‘Return to Hogwarts:’ castle inhabited again

Emma Watson, known her iconic role as Hermione Granger, shares a heart-to-heart with Robbie Coltrane, who plays Hogwarts’s beloved Hagrid, during the Hulu special ‘Return to Hogwarts’ on Jan. 1. // Photo courtesy of Hulu

Our Take: 3/5 Stars

Two decades after the release of Harry Potter and the Sorcerer’s Stone (2001), many of the original cast members gathered for a reunion special. The iconic and magical movie based on J.K. Rowling’s bestselling book series is the first of eight films in the franchise that spawned an eternal fanbase. Harry Potter 20th Anniversary: Return to Hogwarts premiered on Jan. 1, on HBOMax.

Over the years, the starring children Daniel Radcliffe (Harry Potter), Rupert Grint (Ron Weasley) and Emma Watson (Hermione Granger) have grown up, and some of the beloved Hogwarts School of Witchcraft and Wizardry teachers have passed away. The special featured an in memoriam celebrating the lives of Alan Rickman (Severus Snape), Richard Griffiths (Vernon Dursley), Helen McCrory (Narcissa Malfoy), Richard Harris (Albus Dumbledore) and Sir John Hurt (Garrick Ollivander), among others.

Unsurprising given the young cast, there were lots of antics on set seen in behind-the-scenes footage. Luckily, according to Radcliffe in the reunion special, director Chris Columbus was “terrific with [kids].”

“They probably made their jobs harder for themselves by letting us have as much fun as we had because it distracted us from the work we were supposed to be doing,” Radcliffe said.

Highly anticipated by fans were the unheard stories from the Harry Potter set. In the special, Radcliffe recalled when the floating candles in the Great Hall began to burn through the clear fishing wire they were originally hung from and fell to the ground as one of his “favorite moments on set ever.”

Many fans feel they grew up with the films and the characters, but so do the actors. Bonnie Wright (Ginny Weasley) said that Harry Potter and the Goblet of Fire (2005) was “all about teenagers having crushes for the first time.”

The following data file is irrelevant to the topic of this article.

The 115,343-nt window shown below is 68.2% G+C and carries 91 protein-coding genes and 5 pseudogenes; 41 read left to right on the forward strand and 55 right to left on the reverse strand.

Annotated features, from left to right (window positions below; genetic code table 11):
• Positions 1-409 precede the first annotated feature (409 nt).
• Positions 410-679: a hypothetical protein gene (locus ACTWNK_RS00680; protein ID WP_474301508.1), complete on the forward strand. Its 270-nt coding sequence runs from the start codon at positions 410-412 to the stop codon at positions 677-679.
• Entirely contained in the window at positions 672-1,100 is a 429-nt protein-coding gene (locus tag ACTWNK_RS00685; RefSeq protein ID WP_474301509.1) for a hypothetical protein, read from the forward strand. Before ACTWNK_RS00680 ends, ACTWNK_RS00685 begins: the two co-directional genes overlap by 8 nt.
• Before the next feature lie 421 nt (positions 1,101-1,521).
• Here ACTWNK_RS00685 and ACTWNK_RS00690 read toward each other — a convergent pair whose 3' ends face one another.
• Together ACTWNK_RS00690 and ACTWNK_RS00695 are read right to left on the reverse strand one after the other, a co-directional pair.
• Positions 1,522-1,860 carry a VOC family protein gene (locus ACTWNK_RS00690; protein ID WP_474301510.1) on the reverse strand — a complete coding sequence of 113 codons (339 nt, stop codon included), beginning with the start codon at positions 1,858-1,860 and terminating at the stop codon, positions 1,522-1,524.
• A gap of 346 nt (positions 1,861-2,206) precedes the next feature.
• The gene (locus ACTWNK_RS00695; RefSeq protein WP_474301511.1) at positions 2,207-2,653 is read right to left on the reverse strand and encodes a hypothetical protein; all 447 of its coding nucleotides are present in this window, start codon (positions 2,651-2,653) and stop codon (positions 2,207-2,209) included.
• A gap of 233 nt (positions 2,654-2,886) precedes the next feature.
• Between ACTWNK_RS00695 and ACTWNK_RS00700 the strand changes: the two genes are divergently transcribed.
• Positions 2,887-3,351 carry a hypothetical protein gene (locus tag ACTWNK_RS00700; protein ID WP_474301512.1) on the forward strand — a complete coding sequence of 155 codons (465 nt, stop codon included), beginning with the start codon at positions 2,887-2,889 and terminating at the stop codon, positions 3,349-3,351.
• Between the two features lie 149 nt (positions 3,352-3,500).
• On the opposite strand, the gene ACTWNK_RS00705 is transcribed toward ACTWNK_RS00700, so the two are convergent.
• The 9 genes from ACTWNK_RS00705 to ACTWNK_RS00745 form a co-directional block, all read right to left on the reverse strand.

She shared that there were crushes and relationships on set, making Goblet of Fire very relatable for the cast at the time, with Radcliffe even describing the film as “peak hormone” for him. The entrance to the Yule Ball was Hermione’s “duckling-becomes-a-swan moment,” according to Watson.

“There was just like all of this pressure suddenly,” Watson said. She even tripped on the stairs during the entrance.

Watson admitted to having a crush on Tom Felton (Draco Malfoy) early on and would look for his number on the call sheet when filming. Felton, who is three years older than Watson, was protective of her and has “always had a soft spot for her.” 

“Nothing has ever ever ever ever happened romantically with us,” Watson said regarding their relationship. “We just love each other.”

Watson revealed that she contemplated leaving the franchise after the first four movies. The depths of young fame made her feel lonely and scared. Fortunately, the genuine support of the fans led Watson to stay with the series.

Jason Isaacs (Lucius Malfoy) originally auditioned for a different role. After being Captain Hook in Peter Pan (2003), Isaacs was against playing another children’s villain.

“I’m convinced I ended up playing Lucius because I didn’t want to,” Isaacs said. “They asked me to play Lucius, and thank god they did.”

Felton, who played Isaacs’ on-screen son, saw that Isaacs was able to quickly transform into his dark character.

“He’d be this evil father and then they’d say cut, and he’ll come and give you a cuddle,” said Felton.

The author of the “Harry Potter” books, J.K. Rowling, was featured in the special via clips from 2019 interviews.

Her controversial comments regarding transgender rights potentially contributed to her absence from the reunion.

Still, the films have become a home for whimsy, friendship and growing up. They remain a comfort for those that don’t feel they belong.

“The movies kind of gave people permission to accept parts of themselves,” Evanna Lynch, who plays the wispy and quirky Luna Lovegood, said. “So it was quite liberating to see your oddness as a superpower represented on-screen.”

Its celebration of outliers, imagination and limitless possibilities is the true magic that makes the franchise so personable and easy to indulge in. Robbie Coltrane (Hagrid) knows the story of Harry Potter will endure.

“People will be watching in 50 years time, yes,” Coltrane said. “I’ll not be here sadly … but Hagrid will.”